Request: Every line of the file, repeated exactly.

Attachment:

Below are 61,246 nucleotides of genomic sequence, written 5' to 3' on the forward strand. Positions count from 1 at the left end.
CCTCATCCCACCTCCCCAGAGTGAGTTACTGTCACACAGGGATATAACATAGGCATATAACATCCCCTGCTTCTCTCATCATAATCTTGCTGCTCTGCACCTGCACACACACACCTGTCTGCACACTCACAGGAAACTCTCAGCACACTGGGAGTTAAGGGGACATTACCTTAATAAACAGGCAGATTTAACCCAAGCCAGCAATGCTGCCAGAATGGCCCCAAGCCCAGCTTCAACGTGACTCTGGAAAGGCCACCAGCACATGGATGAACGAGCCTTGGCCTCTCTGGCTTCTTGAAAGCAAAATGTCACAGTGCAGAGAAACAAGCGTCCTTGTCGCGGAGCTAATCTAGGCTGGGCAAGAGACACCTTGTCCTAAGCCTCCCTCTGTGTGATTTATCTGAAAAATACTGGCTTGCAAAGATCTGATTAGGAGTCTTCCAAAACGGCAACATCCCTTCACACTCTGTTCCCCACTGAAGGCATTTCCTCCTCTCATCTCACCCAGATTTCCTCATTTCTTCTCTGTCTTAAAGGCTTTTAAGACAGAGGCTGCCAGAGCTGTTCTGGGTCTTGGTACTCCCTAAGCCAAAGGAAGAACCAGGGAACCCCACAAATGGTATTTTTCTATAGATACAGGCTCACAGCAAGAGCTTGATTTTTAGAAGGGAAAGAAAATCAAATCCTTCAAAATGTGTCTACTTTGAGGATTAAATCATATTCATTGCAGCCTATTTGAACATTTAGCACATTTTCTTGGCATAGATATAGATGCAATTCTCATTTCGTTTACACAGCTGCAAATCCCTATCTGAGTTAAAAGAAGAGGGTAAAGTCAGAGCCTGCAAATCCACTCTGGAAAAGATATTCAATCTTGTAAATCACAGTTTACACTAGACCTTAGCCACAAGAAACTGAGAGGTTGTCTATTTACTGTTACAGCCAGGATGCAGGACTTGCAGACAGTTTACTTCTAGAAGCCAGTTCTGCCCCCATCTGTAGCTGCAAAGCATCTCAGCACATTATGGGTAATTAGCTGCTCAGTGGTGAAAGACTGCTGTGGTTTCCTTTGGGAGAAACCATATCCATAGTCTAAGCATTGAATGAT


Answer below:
Below are 61,246 nucleotides of genomic sequence, written 5' to 3' on the forward strand. Positions count from 1 at the left end.
CCTCATCCCACCTCCCCAGAGTGAGTTACTGTCACACAGGGATATAACATAGGCATATAACATCCCCTGCTTCTCTCATCATAATCTTGCTGCTCTGCACCTGCACACACACACCTGTCTGCACACTCACAGGAAACTCTCAGCACACTGGGAGTTAAGGGGACATTACCTTAATAAACAGGCAGATTTAACCCAAGCCAGCAATGCTGCCAGAATGGCCCCAAGCCCAGCTTCAACGTGACTCTGGAAAGGCCACCAGCACATGGATGAACGAGCCTTGGCCTCTCTGGCTTCTTGAAAGCAAAATGTCACAGTGCAGAGAAACAAGCGTCCTTGTCGCGGAGCTAATCTAGGCTGGGCAAGAGACACCTTGTCCTAAGCCTCCCTCTGTGTGATTTATCTGAAAAATACTGGCTTGCAAAGATCTGATTAGGAGTCTTCCAAAACGGCAACATCCCTTCACACTCTGTTCCCCACTGAAGGCATTTCCTCCTCTCATCTCACCCAGATTTCCTCATTTCTTCTCTGTCTTAAAGGCTTTTAAGACAGAGGCTGCCAGAGCTGTTCTGGGTCTTGGTACTCCCTAAGCCAAAGGAAGAACCAGGGAACCCCACAAATGGTATTTTTCTATAGATACAGGCTCACAGCAAGAGCTTGATTTTTAGAAGGGAAAGAAAATCAAATCCTTCAAAATGTGTCTACTTTGAGGATTAAATCATATTCATTGCAGCCTATTTGAACATTTAGCACATTTTCTTGGCATAGATATAGATGCAATTCTCATTTCGTTTACACAGCTGCAAATCCCTATCTGAGTTAAAAGAAGAGGGTAAAGTCAGAGCCTGCAAATCCACTCTGGAAAAGATATTCAATCTTGTAAATCACAGTTTACACTAGACCTTAGCCACAAGAAACTGAGAGGTTGTCTATTTACTGTTACAGCCAGGATGCAGGACTTGCAGACAGTTTACTTCTAGAAGCCAGTTCTGCCCCCATCTGTAGCTGCAAAGCATCTCAGCACATTATGGGTAATTAGCTGCTCAGTGGTGAAAGACTGCTGTGGTTTCCTTTGGGAGAAACCATATCCATAGTCTAAGCATTGAATGAT